Importing DNS records from Cloudflare to Terraform

September 30, 2022 – Petri Lammi

Computers were supposed to relieve us humans from boring and repetitive jobs. Here we turn this upside down and do the boring and repetitive job of a computer by importing Cloudflare DNS records to Terraform ourselves. Not fun, but someone’s gotta do it sometimes. If you’re reading this, that someone is probably you. Condolences. My hope is that someone lazy enough gets bored enough to write a program to do this. I didn’t. Yet. 

To import a DNS record to terraform, you need to create yourself a Cloudflare API token and (to make this a bit less awful), also an API auth key. They can be created or obtained from your Cloudflare profile. Check Cloudflare documentation for more info. 

The generic form of importing a record from Cloudflare is:

$ terraform import cloudflare_record.default <zoneid>/<recordid>

Now where do you get the zoneid? Here’s one way by using their API (you obviously need curl and jq):

#!/bin/bash

if [ $# -ne 0 ]; then
    echo "usage: $(basename $0)"
    exit 1
fi

BASURL="https://api.cloudflare.com/client/v4/zones"
QUERY="?name=${NAME}"
EMAIL=”[email protected]”
AUTHKEY=”yourapiauthkey”

zones=$(curl -s -X GET "${BASURL}" \
  -H "X-Auth-Email: ${EMAIL}" \
  -H "X-Auth-Key: ${AUTHKEY}" \
  -H "Content-Type: application/json" | jq '.result[].name' | tr -d '"')

for zone in $zones; do

  echo -n "$zone: "

  id=$(curl -s -X GET "${BASURL}?name=${zone}" \
  -H "X-Auth-Email: ${EMAIL}" \
  -H "X-Auth-Key: ${AUTHKEY}" \
  -H "Content-Type: application/json" | jq '.result[].id')

  echo $id

done

Fill the obvious missing information, save it and run it. That will list all your Cloudflare zones and their ids.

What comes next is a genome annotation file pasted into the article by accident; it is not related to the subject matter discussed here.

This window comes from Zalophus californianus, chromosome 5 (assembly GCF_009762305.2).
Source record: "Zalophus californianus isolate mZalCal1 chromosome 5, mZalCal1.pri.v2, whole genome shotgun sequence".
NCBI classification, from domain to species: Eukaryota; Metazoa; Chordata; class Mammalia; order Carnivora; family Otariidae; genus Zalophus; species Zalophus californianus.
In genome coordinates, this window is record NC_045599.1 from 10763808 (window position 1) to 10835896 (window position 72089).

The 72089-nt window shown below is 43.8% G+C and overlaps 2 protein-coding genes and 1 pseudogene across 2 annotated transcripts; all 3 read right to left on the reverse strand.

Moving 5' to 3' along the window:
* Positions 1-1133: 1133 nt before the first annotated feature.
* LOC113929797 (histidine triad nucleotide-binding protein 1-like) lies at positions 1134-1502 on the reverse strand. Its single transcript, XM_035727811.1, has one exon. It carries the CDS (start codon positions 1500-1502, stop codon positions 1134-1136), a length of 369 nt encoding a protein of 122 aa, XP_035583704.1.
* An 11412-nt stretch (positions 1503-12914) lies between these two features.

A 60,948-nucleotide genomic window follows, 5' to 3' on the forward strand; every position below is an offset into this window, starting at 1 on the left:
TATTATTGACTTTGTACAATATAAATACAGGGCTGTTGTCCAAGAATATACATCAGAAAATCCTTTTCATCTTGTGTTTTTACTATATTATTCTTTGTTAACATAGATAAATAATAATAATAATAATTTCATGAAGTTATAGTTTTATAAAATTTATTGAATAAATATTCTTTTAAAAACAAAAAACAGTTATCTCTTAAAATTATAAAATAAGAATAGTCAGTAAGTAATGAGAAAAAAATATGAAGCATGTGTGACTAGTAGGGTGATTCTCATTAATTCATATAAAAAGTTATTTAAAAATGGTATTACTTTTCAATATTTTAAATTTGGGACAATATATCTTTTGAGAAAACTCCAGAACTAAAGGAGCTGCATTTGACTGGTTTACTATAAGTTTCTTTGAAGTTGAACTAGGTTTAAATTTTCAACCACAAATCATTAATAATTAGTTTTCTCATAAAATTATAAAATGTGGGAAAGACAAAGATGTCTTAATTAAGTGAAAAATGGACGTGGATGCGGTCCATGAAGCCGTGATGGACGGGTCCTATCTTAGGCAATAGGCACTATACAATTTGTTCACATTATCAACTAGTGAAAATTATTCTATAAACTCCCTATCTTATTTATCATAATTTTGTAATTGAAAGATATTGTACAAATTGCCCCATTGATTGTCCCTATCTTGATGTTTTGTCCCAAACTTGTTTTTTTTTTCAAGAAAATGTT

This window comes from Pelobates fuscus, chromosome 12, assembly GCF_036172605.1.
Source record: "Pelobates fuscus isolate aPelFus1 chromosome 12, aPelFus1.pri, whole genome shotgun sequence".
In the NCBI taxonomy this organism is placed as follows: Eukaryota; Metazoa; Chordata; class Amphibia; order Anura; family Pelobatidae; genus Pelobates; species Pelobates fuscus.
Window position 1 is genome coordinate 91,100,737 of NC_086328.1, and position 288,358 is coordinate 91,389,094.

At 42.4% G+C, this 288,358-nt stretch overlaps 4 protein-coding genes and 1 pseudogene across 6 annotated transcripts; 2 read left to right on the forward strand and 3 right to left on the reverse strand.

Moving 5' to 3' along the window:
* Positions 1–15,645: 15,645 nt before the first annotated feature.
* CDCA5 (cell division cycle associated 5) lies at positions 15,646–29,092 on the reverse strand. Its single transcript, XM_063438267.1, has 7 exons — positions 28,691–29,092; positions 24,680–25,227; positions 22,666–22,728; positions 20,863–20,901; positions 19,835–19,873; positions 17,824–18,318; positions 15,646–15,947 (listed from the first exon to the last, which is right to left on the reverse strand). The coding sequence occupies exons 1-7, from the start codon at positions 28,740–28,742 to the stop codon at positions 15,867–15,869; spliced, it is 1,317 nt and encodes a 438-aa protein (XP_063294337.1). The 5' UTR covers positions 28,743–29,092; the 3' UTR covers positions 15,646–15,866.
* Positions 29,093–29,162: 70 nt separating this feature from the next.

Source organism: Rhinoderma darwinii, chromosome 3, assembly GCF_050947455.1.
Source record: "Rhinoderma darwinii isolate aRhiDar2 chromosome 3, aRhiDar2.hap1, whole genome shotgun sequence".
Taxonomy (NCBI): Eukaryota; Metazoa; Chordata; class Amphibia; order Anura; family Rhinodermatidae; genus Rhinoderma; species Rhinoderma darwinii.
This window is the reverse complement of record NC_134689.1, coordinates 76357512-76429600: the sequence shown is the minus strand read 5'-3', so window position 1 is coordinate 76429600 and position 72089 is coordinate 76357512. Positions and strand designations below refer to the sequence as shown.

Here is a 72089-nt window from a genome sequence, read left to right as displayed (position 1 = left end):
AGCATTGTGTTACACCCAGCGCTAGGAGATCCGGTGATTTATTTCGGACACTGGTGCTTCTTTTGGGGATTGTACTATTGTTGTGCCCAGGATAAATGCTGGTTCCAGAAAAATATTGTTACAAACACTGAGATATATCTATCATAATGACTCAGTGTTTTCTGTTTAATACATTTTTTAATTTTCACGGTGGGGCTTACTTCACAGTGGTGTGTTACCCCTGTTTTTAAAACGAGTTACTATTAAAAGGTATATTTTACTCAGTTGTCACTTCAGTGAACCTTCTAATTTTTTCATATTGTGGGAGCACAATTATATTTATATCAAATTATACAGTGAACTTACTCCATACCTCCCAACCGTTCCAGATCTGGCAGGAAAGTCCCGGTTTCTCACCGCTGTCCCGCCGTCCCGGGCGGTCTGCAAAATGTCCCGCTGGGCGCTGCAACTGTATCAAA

To get an id of an existing record in Cloudflare:

#!/bin/bash

if [ $# -ne 2 ]; then
    echo "usage: $(basename $0) recordname type"
    exit 1
else
    NAME=$1
    TYPE=$2
fi

BASURL="https://api.cloudflare.com/client/v4/zones"
ZONEID=”yourzoneid”
QUERY="?name=${NAME}&type=${TYPE}"
EMAIL="[email protected]”
AUTHKEY=”yourapiauthkey”

curl -s -X GET "${BASURL}/${ZONEID}/dns_records${QUERY}" \
     -H "X-Auth-Email: ${EMAIL}" \
     -H "X-Auth-Key: ${AUTHKEY}" \
     -H "Content-Type: application/json" | jq '.result[] | .id'

Name the script like get_recordid and use it by specifying a name and a type, like this:

$ ./get_recordid www.example.com A

Here we assume the record is ”www.example.com”. Now, to import a record:

  1. lookup the name in Cloudflare portal 
  2. Lookup the id of the record with the above script 
  3. Create a file named import.tf with a content of:
resource "cloudflare_record" "www" {}

And do the import:

$ terraform import cloudflare_record.www <zoneid>/<recordid>

If you didn’t screw up, the record is now in your terraform state, hopefully a remote state. To show the contents of the resource:

$ terraform state show cloudflare_record.www

Copy the content to your preferred file and carve off extra fat to make it look like:

resource "cloudflare_record" "www" {
  name    = "www"
  proxied = true
  type    = "A"
  value   = ”127.0.0.1
  zone_id = cloudflare_zone.yourzone.id
}

Remove the initial resource from import.tf. You should now have it properly imported.

$ terraform plan 

Should not want to make any changes. That’s it. Repeat for every record like a good computer. Have "fun".

If you're of the type that sees things as processes, here's one for you:

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